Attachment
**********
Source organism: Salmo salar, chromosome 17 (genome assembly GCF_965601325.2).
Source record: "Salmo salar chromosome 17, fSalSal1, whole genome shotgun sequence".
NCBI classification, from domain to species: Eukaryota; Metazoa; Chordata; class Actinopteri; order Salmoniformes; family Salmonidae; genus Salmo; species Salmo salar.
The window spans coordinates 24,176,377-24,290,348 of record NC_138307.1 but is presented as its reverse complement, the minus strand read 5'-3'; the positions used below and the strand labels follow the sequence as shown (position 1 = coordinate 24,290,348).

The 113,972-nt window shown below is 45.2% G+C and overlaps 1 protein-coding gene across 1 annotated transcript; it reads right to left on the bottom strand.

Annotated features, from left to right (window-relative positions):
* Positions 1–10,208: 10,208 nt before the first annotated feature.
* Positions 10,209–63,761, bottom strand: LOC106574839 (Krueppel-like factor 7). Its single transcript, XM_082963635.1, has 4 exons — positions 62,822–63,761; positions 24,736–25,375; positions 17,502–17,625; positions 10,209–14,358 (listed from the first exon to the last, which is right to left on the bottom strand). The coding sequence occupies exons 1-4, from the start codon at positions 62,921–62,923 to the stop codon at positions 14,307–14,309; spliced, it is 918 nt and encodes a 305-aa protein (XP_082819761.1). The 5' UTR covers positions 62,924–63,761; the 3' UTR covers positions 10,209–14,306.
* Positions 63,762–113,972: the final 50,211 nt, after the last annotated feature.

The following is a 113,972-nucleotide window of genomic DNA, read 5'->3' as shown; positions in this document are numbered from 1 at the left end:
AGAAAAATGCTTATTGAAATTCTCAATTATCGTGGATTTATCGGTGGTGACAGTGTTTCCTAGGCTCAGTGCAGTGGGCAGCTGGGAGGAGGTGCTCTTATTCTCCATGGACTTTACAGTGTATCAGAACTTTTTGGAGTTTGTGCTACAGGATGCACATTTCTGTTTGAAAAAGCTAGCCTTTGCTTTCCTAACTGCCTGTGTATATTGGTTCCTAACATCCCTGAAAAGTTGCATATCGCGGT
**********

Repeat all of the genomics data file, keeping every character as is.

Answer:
Source organism: Salmo salar, chromosome 17 (genome assembly GCF_965601325.2).
Source record: "Salmo salar chromosome 17, fSalSal1, whole genome shotgun sequence".
NCBI classification, from domain to species: Eukaryota; Metazoa; Chordata; class Actinopteri; order Salmoniformes; family Salmonidae; genus Salmo; species Salmo salar.
The window spans coordinates 24,176,377-24,290,348 of record NC_138307.1 but is presented as its reverse complement, the minus strand read 5'-3'; the positions used below and the strand labels follow the sequence as shown (position 1 = coordinate 24,290,348).

The 113,972-nt window shown below is 45.2% G+C and overlaps 1 protein-coding gene across 1 annotated transcript; it reads right to left on the bottom strand.

Annotated features, from left to right (window-relative positions):
* Positions 1–10,208: 10,208 nt before the first annotated feature.
* Positions 10,209–63,761, bottom strand: LOC106574839 (Krueppel-like factor 7). Its single transcript, XM_082963635.1, has 4 exons — positions 62,822–63,761; positions 24,736–25,375; positions 17,502–17,625; positions 10,209–14,358 (listed from the first exon to the last, which is right to left on the bottom strand). The coding sequence occupies exons 1-4, from the start codon at positions 62,921–62,923 to the stop codon at positions 14,307–14,309; spliced, it is 918 nt and encodes a 305-aa protein (XP_082819761.1). The 5' UTR covers positions 62,924–63,761; the 3' UTR covers positions 10,209–14,306.
* Positions 63,762–113,972: the final 50,211 nt, after the last annotated feature.

The following is a 113,972-nucleotide window of genomic DNA, read 5'->3' as shown; positions in this document are numbered from 1 at the left end:
AGAAAAATGCTTATTGAAATTCTCAATTATCGTGGATTTATCGGTGGTGACAGTGTTTCCTAGGCTCAGTGCAGTGGGCAGCTGGGAGGAGGTGCTCTTATTCTCCATGGACTTTACAGTGTATCAGAACTTTTTGGAGTTTGTGCTACAGGATGCACATTTCTGTTTGAAAAAGCTAGCCTTTGCTTTCCTAACTGCCTGTGTATATTGGTTCCTAACATCCCTGAAAAGTTGCATATCGCGGT